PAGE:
Asian shares have plumbed a fresh 11-month trough as fears of a regional conflict in the Middle East intensified and as a relentless rise in long-term US yields pressured valuations, while supply concerns lifted oil prices further.
The surge in the 10-year US benchmark yield overnight to 5 per cent has raised borrowing costs around the world.
On Friday, the Bank of Japan intervened in the Japanese government bond (JGB) market as the 10-year JGB yield touched a decade high.
A much-watched speech overnight from Federal Reserve Chair Jerome Powell led to a choppy market response, although most investors leaned further into bets that the Fed will extend its rate pause in November.
MSCI’s broadest index of Asia-Pacific shares outside Japan skidded 0.8 per cent to a fresh low since November last year, bringing the weekly loss to a sizeable 3 per cent. Tokyo’s Nikkei fell 1 per cent and was down 3.6 per cent for the week.
China’s blue chips fell 0.4 per cent, while Hong Kong’s Hang Seng index slumped 1 per cent. China on Friday held its benchmark lending rates steady as the economy showed signs of stabilisation.
Sentiment is also fragile after Tesla shares dropped 9 per cent after its quarterly results disappointed, with a warning about consumer demand from Elon Musk sparking a sell off in EV stocks.
On the geopolitical front, fears of a spreading regional conflict are rising after the US intercepted three cruise missiles and several drones launched by the Iran-aligned Houthi movement from Yemen potentially toward Israel.
US President Joe Biden in a speech on Thursday asked Americans to spend billions more dollars to help Israel fight Hamas, as an expected ground invasion with the aim of annihilating Hamas nears.
“World leaders continue to trek to the Middle East to – if nothing else – delay the onset of any further hostility,” said Kyle Rodda, senior financial market analyst at capital.com.
“The markets are shuffling nervously as they await a move: gold and oil, as the most apparent indicators of sentiment towards the conflict, continue to rise.”
Gold prices scaled a fresh two-month peak of $1982.09 per ounce, the highest since late July, as investors sought safe-haven assets in the turmoil.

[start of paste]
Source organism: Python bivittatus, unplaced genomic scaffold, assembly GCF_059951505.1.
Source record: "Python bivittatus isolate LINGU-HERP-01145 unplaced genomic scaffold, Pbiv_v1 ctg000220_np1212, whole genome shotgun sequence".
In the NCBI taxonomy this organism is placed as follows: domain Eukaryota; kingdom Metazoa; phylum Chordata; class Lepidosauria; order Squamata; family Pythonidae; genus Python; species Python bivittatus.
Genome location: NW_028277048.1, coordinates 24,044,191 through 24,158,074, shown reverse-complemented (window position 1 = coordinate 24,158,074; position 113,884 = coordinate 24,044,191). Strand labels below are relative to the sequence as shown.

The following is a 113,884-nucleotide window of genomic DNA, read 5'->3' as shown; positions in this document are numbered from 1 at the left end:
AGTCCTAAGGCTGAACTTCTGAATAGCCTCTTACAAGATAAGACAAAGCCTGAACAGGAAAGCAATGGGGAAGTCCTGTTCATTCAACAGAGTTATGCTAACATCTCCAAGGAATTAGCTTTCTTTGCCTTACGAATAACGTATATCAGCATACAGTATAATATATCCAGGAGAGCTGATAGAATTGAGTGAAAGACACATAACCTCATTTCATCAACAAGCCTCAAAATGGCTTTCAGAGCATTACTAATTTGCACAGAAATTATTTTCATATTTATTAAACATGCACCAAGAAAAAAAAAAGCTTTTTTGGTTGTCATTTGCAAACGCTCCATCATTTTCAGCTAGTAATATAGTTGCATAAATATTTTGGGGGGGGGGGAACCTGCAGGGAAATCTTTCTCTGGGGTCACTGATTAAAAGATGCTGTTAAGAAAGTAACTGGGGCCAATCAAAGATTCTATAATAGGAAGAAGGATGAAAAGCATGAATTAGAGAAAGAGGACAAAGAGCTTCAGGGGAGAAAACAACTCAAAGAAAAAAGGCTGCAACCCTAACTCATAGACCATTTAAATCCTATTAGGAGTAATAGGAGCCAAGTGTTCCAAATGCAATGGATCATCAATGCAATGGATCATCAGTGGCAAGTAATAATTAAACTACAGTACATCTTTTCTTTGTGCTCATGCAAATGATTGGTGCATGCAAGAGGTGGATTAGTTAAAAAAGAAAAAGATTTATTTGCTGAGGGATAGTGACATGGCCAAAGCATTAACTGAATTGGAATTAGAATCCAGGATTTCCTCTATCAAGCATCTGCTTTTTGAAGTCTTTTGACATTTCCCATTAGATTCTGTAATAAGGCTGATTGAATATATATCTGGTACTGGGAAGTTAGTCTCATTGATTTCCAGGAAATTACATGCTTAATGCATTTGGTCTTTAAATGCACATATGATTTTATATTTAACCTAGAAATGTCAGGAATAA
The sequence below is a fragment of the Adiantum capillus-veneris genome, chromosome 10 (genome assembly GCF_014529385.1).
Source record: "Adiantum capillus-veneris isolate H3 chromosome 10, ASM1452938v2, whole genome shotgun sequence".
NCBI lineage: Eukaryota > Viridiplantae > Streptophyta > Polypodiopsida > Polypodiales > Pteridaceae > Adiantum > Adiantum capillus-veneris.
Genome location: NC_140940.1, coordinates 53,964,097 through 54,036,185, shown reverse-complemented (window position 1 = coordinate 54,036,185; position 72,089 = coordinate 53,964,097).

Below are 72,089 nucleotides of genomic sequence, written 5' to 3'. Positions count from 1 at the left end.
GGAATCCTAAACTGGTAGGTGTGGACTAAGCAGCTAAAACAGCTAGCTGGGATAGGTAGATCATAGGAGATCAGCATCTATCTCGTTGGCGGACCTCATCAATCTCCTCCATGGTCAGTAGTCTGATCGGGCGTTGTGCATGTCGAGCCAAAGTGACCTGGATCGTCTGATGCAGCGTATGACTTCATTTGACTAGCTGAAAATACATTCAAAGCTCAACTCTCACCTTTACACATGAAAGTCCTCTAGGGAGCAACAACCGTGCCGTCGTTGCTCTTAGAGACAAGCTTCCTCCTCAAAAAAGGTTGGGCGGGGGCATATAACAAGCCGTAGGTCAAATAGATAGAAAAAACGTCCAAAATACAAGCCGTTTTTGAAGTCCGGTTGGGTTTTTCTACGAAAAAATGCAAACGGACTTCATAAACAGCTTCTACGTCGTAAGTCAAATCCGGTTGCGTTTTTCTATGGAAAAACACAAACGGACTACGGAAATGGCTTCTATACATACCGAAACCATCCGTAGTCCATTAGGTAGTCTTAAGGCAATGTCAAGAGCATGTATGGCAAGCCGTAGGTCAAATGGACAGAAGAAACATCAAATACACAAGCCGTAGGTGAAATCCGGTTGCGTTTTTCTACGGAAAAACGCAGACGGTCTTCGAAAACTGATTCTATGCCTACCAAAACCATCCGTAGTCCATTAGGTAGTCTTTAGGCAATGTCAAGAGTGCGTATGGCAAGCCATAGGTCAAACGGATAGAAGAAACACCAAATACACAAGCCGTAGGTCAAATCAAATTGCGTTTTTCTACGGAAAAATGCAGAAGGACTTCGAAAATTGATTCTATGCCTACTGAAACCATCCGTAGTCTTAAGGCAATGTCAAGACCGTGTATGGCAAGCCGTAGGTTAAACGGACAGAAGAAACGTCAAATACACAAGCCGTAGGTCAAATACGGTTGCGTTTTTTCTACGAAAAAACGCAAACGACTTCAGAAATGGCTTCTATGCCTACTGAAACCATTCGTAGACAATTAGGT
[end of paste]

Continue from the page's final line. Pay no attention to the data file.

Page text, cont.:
Oil prices are headed for the second weekly gain on supply fears from an escalating regional conflict in the Middle East. US crude jumped 1 per cent to $90.33 per barrel and Brent was at $93.2, up 0.8 per cent on the day.
Overnight, Fed chair Powell appeared to align himself with Fed colleagues who have recently said the bond market is now doing some of the central bank’s work for it.
However, Powell walked a narrow line in his remarks, leaving open the possible need for more rate hikes because the economy had proved stronger than expected, but also noting emerging risks and a need to move with care.
The US dollar was within a hair’s breadth of the closely watched 150 yen level on Friday. It was up 0.1 per cent against its peers at 106.34, not too far from an 11-month top of 107.34 hit in early this month.
The 10-year’s yield has since steadied at 4.9620 per cent in Asia, after hitting the 5.0 per cent mark for the first since 2007, as investors grappled with US economic resilience, concerns about the increase in US debt issuance, and interest rates remaining high for longer.
It was up 35 basis points this week, its biggest weekly rise in over a decade.
Quincy Krosby, chief global strategist at LPL Financial, said the focus on supply has become a fixation for the treasury market, and the concern is that the US deficit is poised to climb higher because of the larger defence funding needs for Washington.
“Now we’re talking about not just the Ukraine-Russia conflict, that front, but now you have another front, that’s in the Middle East that has to be satisfied… The US is going to need more and more supply in terms of what we auction to pay for all of this.”